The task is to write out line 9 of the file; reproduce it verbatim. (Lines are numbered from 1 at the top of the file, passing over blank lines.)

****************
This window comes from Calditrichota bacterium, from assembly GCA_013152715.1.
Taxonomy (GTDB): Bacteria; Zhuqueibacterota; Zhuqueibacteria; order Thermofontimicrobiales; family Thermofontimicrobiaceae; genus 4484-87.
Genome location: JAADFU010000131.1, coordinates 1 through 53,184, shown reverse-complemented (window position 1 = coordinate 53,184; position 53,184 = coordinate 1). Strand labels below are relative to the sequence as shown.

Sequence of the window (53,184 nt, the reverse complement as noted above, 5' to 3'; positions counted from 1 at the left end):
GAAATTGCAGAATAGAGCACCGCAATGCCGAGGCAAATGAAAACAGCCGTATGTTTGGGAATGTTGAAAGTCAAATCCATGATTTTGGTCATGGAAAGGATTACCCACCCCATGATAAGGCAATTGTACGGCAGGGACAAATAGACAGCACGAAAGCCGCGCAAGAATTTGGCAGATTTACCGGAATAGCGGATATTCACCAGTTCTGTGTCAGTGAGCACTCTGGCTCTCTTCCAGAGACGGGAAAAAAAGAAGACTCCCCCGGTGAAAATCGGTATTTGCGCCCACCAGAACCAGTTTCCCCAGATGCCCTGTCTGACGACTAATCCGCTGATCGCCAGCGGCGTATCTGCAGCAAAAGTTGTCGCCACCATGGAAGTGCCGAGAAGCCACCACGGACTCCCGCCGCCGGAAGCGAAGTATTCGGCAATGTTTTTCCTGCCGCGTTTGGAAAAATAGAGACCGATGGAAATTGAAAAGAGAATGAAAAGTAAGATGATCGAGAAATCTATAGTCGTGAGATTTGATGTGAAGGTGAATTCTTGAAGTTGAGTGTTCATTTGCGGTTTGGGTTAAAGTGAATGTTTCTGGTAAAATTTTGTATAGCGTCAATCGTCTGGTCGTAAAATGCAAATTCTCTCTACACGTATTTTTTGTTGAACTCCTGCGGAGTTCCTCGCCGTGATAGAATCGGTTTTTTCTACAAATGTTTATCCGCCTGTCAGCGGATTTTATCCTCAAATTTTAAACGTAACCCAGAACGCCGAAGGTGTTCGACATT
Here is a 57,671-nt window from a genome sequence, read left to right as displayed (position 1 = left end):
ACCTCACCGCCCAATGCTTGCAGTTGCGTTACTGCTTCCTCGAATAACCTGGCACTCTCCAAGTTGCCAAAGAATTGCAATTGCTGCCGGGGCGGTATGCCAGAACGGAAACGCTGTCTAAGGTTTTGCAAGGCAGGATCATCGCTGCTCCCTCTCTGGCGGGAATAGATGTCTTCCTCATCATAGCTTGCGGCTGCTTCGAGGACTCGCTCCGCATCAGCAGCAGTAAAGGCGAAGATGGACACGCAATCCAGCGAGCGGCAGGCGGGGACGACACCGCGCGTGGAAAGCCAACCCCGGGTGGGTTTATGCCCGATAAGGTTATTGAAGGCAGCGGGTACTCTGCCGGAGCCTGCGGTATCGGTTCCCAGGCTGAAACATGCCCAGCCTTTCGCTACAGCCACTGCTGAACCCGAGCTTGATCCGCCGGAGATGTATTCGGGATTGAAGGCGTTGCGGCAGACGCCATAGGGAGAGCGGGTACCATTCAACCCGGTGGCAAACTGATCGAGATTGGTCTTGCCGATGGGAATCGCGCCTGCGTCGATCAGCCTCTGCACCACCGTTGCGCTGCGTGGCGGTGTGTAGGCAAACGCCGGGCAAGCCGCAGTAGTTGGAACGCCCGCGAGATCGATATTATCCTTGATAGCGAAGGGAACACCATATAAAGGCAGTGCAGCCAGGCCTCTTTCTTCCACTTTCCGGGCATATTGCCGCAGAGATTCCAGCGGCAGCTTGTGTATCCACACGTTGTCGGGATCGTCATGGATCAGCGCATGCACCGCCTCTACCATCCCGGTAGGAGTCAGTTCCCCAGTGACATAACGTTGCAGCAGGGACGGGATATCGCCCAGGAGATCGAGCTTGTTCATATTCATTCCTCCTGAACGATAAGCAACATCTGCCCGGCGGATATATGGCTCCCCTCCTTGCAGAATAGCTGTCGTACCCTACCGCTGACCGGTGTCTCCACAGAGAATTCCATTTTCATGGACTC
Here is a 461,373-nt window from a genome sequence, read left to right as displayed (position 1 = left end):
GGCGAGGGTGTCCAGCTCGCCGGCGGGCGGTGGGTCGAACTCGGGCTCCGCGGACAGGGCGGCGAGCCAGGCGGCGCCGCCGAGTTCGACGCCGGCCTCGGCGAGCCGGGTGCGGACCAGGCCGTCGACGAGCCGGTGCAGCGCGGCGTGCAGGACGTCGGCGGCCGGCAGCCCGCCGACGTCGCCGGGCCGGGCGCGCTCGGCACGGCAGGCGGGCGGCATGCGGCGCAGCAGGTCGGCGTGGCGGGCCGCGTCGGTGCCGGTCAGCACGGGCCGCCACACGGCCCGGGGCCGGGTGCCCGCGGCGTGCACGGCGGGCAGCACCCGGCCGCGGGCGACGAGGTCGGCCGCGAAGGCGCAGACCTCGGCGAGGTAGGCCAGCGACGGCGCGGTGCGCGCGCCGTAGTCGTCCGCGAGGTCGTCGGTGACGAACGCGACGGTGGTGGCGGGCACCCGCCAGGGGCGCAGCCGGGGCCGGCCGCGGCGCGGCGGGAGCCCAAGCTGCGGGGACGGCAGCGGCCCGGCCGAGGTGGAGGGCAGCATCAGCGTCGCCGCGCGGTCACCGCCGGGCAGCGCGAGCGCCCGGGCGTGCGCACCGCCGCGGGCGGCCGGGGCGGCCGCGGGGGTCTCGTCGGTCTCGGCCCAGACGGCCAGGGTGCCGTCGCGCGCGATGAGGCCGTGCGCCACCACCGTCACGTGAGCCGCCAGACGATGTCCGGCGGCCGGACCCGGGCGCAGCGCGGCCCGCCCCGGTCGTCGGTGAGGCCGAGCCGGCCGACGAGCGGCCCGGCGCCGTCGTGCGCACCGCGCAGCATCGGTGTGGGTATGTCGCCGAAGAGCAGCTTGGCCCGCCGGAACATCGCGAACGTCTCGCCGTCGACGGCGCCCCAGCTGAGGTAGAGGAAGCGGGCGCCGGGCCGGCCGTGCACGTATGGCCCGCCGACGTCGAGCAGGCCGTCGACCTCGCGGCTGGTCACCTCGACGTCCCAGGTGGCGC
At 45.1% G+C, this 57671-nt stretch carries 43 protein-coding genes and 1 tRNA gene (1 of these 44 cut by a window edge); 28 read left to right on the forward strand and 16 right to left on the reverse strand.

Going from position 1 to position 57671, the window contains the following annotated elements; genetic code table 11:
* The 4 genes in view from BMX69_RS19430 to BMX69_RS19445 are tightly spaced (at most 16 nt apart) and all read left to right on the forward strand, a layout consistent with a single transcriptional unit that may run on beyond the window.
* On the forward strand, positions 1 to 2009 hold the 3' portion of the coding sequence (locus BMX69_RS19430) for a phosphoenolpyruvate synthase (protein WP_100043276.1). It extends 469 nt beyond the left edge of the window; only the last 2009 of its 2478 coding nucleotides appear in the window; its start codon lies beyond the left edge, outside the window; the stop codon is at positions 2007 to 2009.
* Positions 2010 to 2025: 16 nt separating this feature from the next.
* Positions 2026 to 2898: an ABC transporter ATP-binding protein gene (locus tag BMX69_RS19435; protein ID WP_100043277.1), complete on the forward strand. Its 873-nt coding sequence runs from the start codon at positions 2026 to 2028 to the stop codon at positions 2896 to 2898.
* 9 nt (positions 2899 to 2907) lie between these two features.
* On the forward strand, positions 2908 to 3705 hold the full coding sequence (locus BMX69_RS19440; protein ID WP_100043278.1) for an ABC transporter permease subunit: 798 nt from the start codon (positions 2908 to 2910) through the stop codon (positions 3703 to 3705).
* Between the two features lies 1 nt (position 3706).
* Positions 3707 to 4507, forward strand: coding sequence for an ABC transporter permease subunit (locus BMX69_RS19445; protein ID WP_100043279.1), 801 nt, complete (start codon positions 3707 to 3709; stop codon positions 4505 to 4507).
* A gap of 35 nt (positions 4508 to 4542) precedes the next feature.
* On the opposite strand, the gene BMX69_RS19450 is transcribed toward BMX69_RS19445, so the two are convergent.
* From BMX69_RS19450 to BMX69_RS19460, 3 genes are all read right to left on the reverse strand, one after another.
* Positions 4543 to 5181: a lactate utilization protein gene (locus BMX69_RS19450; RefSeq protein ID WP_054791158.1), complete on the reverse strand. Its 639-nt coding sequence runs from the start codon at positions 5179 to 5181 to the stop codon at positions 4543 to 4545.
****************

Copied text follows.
GGCGAGGGTGTCCAGCTCGCCGGCGGGCGGTGGGTCGAACTCGGGCTCCGCGGACAGGGCGGCGAGCCAGGCGGCGCCGCCGAGTTCGACGCCGGCCTCGGCGAGCCGGGTGCGGACCAGGCCGTCGACGAGCCGGTGCAGCGCGGCGTGCAGGACGTCGGCGGCCGGCAGCCCGCCGACGTCGCCGGGCCGGGCGCGCTCGGCACGGCAGGCGGGCGGCATGCGGCGCAGCAGGTCGGCGTGGCGGGCCGCGTCGGTGCCGGTCAGCACGGGCCGCCACACGGCCCGGGGCCGGGTGCCCGCGGCGTGCACGGCGGGCAGCACCCGGCCGCGGGCGACGAGGTCGGCCGCGAAGGCGCAGACCTCGGCGAGGTAGGCCAGCGACGGCGCGGTGCGCGCGCCGTAGTCGTCCGCGAGGTCGTCGGTGACGAACGCGACGGTGGTGGCGGGCACCCGCCAGGGGCGCAGCCGGGGCCGGCCGCGGCGCGGCGGGAGCCCAAGCTGCGGGGACGGCAGCGGCCCGGCCGAGGTGGAGGGCAGCATCAGCGTCGCCGCGCGGTCACCGCCGGGCAGCGCGAGCGCCCGGGCGTGCGCACCGCCGCGGGCGGCCGGGGCGGCCGCGGGGGTCTCGTCGGTCTCGGCCCAGACGGCCAGGGTGCCGTCGCGCGCGATGAGGCCGTGCGCCACCACCGTCACGTGAGCCGCCAGACGATGTCCGGCGGCCGGACCCGGGCGCAGCGCGGCCCGCCCCGGTCGTCGGTGAGGCCGAGCCGGCCGACGAGCGGCCCGGCGCCGTCGTGCGCACCGCGCAGCATCGGTGTGGGTATGTCGCCGAAGAGCAGCTTGGCCCGCCGGAACATCGCGAACGTCTCGCCGTCGACGGCGCCCCAGCTGAGGTAGAGGAAGCGGGCGCCGGGCCGGCCGTGCACGTATGGCCCGCCGACGTCGAGCAGGCCGTCGACCTCGCGGCTGGTCACCTCGACGTCCCAGGTGGCGC